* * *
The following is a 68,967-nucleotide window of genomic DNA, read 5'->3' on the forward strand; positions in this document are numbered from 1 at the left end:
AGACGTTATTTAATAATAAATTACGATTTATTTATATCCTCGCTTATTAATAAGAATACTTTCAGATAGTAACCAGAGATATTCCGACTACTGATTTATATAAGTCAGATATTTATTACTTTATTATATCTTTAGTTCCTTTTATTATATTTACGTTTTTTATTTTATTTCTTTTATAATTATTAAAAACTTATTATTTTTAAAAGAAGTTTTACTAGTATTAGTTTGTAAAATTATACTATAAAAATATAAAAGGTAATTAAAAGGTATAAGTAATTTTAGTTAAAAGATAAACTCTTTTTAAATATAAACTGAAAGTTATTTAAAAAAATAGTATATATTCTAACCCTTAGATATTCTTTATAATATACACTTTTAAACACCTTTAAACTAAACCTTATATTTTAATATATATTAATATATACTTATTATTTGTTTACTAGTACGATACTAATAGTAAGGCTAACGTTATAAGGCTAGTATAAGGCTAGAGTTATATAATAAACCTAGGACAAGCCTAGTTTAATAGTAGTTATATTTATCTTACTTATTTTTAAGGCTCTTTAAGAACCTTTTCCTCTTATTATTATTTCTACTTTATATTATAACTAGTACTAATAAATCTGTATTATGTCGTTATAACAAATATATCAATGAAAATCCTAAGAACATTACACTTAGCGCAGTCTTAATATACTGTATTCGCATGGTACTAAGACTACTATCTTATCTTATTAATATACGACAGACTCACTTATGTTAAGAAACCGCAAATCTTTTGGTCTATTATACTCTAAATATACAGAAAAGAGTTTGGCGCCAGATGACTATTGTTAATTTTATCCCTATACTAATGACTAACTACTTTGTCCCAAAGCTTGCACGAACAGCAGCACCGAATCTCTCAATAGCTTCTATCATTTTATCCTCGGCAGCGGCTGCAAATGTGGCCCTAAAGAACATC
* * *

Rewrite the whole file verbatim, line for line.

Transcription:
The following is a 68,967-nucleotide window of genomic DNA, read 5'->3' on the forward strand; positions in this document are numbered from 1 at the left end:
AGACGTTATTTAATAATAAATTACGATTTATTTATATCCTCGCTTATTAATAAGAATACTTTCAGATAGTAACCAGAGATATTCCGACTACTGATTTATATAAGTCAGATATTTATTACTTTATTATATCTTTAGTTCCTTTTATTATATTTACGTTTTTTATTTTATTTCTTTTATAATTATTAAAAACTTATTATTTTTAAAAGAAGTTTTACTAGTATTAGTTTGTAAAATTATACTATAAAAATATAAAAGGTAATTAAAAGGTATAAGTAATTTTAGTTAAAAGATAAACTCTTTTTAAATATAAACTGAAAGTTATTTAAAAAAATAGTATATATTCTAACCCTTAGATATTCTTTATAATATACACTTTTAAACACCTTTAAACTAAACCTTATATTTTAATATATATTAATATATACTTATTATTTGTTTACTAGTACGATACTAATAGTAAGGCTAACGTTATAAGGCTAGTATAAGGCTAGAGTTATATAATAAACCTAGGACAAGCCTAGTTTAATAGTAGTTATATTTATCTTACTTATTTTTAAGGCTCTTTAAGAACCTTTTCCTCTTATTATTATTTCTACTTTATATTATAACTAGTACTAATAAATCTGTATTATGTCGTTATAACAAATATATCAATGAAAATCCTAAGAACATTACACTTAGCGCAGTCTTAATATACTGTATTCGCATGGTACTAAGACTACTATCTTATCTTATTAATATACGACAGACTCACTTATGTTAAGAAACCGCAAATCTTTTGGTCTATTATACTCTAAATATACAGAAAAGAGTTTGGCGCCAGATGACTATTGTTAATTTTATCCCTATACTAATGACTAACTACTTTGTCCCAAAGCTTGCACGAACAGCAGCACCGAATCTCTCAATAGCTTCTATCATTTTATCCTCGGCAGCGGCTGCAAATGTGGCCCTAAAGAACATC